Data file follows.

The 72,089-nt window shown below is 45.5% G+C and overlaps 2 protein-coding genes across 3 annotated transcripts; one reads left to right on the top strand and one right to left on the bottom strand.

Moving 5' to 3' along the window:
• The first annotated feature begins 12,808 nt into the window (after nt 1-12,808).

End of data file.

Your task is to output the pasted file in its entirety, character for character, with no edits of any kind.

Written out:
The 72,089-nt window shown below is 45.5% G+C and overlaps 2 protein-coding genes across 3 annotated transcripts; one reads left to right on the top strand and one right to left on the bottom strand.

Moving 5' to 3' along the window:
• The first annotated feature begins 12,808 nt into the window (after nt 1-12,808).